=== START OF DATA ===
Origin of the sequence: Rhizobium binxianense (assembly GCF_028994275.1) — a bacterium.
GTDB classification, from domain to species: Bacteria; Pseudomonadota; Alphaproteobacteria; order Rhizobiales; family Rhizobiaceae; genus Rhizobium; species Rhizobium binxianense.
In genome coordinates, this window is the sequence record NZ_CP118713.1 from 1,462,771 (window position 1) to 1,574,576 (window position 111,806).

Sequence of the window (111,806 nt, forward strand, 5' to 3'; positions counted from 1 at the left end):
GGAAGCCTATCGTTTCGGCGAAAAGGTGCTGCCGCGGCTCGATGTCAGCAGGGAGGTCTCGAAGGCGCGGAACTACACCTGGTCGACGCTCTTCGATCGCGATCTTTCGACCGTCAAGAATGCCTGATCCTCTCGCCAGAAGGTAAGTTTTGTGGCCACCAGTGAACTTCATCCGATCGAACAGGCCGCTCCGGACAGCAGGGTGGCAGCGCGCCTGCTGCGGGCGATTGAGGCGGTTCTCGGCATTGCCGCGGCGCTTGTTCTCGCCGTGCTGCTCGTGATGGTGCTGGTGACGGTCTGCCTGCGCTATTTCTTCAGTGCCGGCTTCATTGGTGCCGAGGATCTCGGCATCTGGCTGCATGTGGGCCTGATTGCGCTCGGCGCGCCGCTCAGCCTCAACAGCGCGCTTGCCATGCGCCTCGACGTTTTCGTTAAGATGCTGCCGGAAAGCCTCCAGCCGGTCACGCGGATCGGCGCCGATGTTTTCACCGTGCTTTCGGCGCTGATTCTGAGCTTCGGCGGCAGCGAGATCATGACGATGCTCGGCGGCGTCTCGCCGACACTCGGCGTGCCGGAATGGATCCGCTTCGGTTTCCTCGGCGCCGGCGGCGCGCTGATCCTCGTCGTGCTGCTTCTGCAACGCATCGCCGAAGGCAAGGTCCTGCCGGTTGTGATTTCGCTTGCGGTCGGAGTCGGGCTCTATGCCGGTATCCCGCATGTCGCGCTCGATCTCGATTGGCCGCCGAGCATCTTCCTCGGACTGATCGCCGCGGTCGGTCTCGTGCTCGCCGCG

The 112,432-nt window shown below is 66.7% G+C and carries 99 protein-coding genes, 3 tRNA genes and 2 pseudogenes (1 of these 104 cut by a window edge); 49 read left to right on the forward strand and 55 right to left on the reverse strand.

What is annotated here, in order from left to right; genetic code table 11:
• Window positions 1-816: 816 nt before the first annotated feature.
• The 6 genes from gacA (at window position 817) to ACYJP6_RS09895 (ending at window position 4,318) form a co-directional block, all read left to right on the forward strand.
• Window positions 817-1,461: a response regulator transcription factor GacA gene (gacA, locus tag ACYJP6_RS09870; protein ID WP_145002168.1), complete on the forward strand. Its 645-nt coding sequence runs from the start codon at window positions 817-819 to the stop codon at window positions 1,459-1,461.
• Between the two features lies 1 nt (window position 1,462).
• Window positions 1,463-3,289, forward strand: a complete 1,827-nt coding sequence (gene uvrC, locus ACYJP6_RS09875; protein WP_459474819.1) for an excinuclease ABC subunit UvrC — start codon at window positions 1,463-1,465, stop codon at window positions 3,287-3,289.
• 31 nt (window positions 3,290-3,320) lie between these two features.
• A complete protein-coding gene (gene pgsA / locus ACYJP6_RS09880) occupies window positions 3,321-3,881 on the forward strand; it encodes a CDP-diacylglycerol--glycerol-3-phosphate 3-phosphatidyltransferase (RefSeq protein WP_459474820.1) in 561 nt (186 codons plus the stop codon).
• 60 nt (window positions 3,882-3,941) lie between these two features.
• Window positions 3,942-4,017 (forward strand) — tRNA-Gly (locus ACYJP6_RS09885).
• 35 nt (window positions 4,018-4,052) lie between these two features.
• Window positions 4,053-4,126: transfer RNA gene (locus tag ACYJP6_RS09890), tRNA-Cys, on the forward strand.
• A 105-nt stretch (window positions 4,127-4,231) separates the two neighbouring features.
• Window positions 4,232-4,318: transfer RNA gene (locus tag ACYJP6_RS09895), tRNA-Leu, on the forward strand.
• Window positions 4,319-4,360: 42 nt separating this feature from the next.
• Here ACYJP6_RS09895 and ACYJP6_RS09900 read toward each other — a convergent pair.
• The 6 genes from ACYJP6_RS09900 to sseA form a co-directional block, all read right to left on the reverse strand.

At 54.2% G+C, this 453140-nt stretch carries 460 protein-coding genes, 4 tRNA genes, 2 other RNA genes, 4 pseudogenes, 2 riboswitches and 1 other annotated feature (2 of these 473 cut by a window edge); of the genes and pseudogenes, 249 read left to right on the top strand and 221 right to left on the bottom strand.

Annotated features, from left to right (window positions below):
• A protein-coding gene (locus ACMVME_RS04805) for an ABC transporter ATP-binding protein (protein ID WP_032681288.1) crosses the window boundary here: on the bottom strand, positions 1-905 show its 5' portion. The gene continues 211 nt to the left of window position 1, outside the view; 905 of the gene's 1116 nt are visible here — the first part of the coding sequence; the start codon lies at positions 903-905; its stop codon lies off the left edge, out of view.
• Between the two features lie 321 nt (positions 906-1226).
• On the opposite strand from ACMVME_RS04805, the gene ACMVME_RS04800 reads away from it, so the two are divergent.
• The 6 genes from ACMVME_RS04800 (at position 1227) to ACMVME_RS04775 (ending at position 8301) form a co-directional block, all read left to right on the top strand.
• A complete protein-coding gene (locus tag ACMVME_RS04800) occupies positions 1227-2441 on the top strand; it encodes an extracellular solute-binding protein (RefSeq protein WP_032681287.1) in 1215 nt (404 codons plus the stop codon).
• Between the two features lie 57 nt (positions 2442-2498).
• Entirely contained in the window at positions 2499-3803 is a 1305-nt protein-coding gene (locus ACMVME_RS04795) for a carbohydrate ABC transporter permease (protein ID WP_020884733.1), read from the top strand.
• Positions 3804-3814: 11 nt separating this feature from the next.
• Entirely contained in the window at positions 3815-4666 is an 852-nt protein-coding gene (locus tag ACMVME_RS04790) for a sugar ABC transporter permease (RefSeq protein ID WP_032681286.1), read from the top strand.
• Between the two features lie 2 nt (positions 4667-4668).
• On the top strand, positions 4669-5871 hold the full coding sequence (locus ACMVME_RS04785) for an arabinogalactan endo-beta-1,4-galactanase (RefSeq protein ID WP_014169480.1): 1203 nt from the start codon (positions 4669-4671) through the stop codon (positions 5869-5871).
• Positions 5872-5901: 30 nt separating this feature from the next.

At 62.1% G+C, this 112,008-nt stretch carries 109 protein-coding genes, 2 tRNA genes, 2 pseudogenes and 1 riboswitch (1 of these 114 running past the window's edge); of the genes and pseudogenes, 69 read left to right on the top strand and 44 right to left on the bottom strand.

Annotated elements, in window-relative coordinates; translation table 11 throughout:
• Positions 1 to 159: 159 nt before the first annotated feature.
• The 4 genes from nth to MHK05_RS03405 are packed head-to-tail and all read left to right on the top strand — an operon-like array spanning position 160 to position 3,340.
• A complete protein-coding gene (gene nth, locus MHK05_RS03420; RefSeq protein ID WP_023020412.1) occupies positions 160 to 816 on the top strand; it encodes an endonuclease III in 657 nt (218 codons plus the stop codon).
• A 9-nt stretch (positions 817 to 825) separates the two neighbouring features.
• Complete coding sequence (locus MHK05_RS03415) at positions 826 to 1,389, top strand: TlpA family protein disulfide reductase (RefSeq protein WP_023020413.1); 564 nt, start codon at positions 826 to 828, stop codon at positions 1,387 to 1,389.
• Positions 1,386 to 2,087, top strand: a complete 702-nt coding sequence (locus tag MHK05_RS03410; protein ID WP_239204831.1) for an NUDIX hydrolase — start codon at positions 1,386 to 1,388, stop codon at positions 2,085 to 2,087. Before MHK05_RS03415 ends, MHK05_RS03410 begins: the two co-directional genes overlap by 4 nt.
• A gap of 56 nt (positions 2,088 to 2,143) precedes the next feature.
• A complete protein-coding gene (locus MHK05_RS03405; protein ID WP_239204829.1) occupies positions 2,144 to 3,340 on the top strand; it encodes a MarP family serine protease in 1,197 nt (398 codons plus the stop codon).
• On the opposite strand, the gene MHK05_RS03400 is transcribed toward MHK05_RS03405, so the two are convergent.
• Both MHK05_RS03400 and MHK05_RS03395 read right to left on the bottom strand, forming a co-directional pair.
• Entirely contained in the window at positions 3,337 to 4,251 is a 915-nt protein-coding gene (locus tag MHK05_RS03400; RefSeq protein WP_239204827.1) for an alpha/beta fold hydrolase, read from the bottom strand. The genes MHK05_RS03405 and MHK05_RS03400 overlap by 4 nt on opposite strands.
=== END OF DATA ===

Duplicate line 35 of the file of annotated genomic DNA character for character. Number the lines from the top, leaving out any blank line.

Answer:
• Between the two features lie 2 nt (positions 4667-4668).